Many consumers surprised at insurance bills, report finds
Almost 33 percent of individuals enrolled in a private health plan have received surprise medical bills in the past two years, according to a new survey from Consumer Reports.
After surveying about 2,200 people, Consumer Reports determined that almost one out of every three individuals didn't expect to get a bill from their insurer. Of those who received a surprise medical bill, almost one out of four people said it was from a doctor they didn't expect to get a bill from.
"Even if you go to a hospital in your network, the unfortunate truth is that there is no guarantee that all your treatment--whether it's the radiologist, anesthesiologist or lab work--will be treated as in-network, leaving patients owing thousands of dollars they never anticipated," DeAnn Friedholm, director of health reform for Consumers Union, the policy and advocacy division of Consumer Reports, said in a statement.
What's more, 62 percent of respondents said they're "very likely" or "somewhat likely" to complain about an unexpected bill.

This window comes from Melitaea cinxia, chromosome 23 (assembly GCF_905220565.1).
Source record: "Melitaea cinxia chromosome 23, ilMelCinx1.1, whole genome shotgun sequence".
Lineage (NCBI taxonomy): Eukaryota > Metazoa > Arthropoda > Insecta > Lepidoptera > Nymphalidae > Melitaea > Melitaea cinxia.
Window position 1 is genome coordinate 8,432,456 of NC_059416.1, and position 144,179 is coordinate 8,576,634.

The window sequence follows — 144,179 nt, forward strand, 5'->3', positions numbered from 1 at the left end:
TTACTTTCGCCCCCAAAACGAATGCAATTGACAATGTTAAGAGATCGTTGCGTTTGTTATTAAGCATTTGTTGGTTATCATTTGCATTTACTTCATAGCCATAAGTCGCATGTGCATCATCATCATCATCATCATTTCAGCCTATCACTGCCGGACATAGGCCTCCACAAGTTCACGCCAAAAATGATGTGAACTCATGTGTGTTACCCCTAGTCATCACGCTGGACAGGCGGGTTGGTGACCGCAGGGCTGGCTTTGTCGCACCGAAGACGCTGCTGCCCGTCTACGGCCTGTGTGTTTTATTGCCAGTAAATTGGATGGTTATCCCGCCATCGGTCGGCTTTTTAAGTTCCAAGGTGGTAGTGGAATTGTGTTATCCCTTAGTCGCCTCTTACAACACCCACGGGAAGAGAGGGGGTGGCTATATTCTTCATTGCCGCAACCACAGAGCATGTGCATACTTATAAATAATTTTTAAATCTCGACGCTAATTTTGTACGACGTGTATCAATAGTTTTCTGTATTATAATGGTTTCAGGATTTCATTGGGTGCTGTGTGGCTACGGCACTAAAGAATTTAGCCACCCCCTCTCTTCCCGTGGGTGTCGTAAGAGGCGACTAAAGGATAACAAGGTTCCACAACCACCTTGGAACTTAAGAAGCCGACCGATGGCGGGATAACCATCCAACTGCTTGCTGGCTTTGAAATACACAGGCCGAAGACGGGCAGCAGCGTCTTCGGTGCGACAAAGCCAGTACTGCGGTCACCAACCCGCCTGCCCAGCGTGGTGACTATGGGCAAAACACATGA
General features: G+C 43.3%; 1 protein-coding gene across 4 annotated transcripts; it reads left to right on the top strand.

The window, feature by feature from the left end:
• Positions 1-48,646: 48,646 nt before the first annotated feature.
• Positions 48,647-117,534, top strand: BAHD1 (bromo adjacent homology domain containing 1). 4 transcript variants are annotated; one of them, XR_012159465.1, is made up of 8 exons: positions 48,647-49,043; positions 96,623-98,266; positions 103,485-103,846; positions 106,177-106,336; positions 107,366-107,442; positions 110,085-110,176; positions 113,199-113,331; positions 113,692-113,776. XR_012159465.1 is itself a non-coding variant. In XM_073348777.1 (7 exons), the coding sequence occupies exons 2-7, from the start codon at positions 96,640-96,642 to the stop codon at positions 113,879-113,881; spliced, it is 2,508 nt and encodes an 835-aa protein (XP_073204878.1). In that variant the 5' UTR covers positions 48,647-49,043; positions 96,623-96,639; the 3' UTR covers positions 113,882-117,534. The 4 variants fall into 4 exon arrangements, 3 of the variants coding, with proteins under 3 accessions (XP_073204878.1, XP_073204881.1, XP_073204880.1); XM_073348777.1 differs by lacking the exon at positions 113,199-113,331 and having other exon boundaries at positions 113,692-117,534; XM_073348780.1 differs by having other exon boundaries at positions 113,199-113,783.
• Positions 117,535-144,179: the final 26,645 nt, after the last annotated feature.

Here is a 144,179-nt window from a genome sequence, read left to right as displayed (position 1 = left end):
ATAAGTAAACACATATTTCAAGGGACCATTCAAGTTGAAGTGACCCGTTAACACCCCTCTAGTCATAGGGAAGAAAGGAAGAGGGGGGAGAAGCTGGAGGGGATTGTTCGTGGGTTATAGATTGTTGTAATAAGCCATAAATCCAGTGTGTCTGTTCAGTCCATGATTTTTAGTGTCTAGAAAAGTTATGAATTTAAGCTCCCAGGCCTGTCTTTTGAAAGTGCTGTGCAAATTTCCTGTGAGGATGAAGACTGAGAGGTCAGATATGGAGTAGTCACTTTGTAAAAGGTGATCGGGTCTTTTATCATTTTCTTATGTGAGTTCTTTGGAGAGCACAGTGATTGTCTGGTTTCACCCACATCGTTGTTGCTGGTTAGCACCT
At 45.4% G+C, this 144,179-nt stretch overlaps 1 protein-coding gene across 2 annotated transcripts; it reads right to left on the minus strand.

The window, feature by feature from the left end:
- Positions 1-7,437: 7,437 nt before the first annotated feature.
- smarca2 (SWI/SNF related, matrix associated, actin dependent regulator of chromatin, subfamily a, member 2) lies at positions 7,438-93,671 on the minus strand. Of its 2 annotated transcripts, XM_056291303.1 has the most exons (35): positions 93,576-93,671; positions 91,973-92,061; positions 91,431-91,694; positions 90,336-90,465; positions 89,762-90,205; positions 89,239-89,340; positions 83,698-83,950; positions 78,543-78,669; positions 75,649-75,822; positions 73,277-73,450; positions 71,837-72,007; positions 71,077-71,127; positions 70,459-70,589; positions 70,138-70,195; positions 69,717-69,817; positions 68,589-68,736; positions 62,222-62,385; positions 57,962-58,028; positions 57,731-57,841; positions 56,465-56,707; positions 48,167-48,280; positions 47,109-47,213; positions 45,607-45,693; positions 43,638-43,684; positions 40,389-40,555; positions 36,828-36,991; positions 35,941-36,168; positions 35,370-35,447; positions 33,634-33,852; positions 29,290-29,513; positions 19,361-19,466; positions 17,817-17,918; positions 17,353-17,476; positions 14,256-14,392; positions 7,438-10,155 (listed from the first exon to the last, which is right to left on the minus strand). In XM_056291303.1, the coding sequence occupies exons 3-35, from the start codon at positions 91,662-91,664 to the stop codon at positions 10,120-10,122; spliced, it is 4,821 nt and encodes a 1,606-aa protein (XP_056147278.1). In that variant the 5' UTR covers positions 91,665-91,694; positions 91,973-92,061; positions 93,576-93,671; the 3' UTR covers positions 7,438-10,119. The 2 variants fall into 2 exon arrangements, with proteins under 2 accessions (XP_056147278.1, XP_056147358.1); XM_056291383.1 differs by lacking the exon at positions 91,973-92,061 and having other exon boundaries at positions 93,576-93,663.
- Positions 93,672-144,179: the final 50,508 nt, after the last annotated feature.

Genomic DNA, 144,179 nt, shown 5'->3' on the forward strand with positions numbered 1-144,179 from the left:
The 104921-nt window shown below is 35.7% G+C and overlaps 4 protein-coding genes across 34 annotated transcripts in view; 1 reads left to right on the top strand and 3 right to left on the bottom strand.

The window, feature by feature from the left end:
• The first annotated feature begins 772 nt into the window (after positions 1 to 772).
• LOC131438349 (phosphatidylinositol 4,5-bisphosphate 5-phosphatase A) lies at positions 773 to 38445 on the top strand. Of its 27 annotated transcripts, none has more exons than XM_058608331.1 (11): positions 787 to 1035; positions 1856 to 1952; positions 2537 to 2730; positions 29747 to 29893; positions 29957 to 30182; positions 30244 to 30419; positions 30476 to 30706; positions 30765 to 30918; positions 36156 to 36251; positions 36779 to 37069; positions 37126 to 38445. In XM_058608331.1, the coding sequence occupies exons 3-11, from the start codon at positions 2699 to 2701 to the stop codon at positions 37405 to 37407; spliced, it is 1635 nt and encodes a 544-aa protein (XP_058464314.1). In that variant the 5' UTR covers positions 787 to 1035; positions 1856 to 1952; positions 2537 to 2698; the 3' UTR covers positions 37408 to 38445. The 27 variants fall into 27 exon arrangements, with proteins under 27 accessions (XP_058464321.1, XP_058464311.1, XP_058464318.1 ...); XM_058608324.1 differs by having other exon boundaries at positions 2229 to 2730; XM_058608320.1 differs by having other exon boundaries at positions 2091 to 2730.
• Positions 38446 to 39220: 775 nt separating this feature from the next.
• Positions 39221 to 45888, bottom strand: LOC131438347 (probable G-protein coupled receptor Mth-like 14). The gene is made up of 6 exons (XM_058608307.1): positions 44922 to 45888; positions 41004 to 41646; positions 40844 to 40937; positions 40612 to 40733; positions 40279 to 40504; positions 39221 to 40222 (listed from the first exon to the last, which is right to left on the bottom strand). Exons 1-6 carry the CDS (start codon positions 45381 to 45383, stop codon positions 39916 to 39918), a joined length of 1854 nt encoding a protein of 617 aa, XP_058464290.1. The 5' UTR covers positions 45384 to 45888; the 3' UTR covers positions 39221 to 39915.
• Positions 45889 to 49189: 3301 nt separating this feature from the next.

But most consumers don't know whether or how they can fight these bills.
The survey found that almost 75 percent of respondents were unsure if they had the right to appeal a medical bill for services they believed their insurer should cover. Meanwhile, 87 percent of individuals didn't know which state agency was responsible for handling insurance complaints, so they didn't know where they should file a complaint.
"This survey clearly shows that consumers want to complain about bills, but don't know who to contact or even if they should be complaining," Friedholm said.
Data from the California insurance departments show that, when consumers do challenge a healthcare service their insurer denied, they win about half the time, FierceHealthPayer previously reported.
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